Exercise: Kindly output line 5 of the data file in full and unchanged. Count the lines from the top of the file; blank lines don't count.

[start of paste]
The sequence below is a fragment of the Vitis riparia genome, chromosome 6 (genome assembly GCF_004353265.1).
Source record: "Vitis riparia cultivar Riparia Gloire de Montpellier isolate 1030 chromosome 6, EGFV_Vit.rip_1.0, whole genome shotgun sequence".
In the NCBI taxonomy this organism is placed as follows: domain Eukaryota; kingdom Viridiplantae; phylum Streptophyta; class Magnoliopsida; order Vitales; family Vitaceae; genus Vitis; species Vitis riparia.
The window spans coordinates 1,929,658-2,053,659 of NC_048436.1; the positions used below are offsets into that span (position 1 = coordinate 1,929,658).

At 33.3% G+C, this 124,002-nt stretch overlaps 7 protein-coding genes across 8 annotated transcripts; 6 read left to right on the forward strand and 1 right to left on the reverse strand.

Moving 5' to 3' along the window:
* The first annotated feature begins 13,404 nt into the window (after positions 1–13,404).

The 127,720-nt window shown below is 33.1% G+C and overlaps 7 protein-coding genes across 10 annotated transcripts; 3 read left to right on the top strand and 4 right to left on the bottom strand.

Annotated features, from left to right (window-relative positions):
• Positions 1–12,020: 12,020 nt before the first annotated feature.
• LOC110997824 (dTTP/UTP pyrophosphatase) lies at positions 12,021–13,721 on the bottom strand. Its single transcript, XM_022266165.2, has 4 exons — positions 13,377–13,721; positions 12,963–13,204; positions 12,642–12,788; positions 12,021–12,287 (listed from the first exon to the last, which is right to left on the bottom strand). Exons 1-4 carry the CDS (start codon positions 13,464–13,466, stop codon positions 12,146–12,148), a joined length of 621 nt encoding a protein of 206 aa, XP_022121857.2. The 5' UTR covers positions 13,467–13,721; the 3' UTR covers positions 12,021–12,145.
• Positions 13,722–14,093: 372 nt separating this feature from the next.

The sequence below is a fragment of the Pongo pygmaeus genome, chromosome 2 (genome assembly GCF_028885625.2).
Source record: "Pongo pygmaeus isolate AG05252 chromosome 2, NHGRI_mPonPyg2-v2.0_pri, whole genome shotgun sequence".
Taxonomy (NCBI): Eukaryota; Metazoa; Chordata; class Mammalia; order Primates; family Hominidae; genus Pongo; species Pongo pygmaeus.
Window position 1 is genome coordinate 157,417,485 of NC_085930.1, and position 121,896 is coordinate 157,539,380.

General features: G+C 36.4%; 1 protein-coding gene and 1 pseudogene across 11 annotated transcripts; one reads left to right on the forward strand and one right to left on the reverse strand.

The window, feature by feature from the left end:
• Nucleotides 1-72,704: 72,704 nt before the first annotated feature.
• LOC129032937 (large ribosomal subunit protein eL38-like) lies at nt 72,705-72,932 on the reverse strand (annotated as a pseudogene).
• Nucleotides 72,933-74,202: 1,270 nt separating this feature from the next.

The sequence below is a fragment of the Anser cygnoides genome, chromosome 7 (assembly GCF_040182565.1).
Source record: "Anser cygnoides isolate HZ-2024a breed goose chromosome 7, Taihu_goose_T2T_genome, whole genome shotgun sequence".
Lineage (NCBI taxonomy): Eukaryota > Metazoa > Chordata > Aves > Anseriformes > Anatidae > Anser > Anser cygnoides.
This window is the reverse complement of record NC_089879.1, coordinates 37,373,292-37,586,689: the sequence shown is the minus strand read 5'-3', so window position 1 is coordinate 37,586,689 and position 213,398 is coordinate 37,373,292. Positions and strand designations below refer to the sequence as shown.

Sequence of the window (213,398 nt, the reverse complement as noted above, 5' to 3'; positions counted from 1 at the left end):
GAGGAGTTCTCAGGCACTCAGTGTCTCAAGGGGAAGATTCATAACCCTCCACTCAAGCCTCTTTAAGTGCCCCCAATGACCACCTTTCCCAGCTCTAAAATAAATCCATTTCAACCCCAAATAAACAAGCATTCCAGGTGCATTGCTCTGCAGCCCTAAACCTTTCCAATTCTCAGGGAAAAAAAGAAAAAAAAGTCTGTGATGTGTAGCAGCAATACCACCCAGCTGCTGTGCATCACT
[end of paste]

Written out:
At 33.3% G+C, this 124,002-nt stretch overlaps 7 protein-coding genes across 8 annotated transcripts; 6 read left to right on the forward strand and 1 right to left on the reverse strand.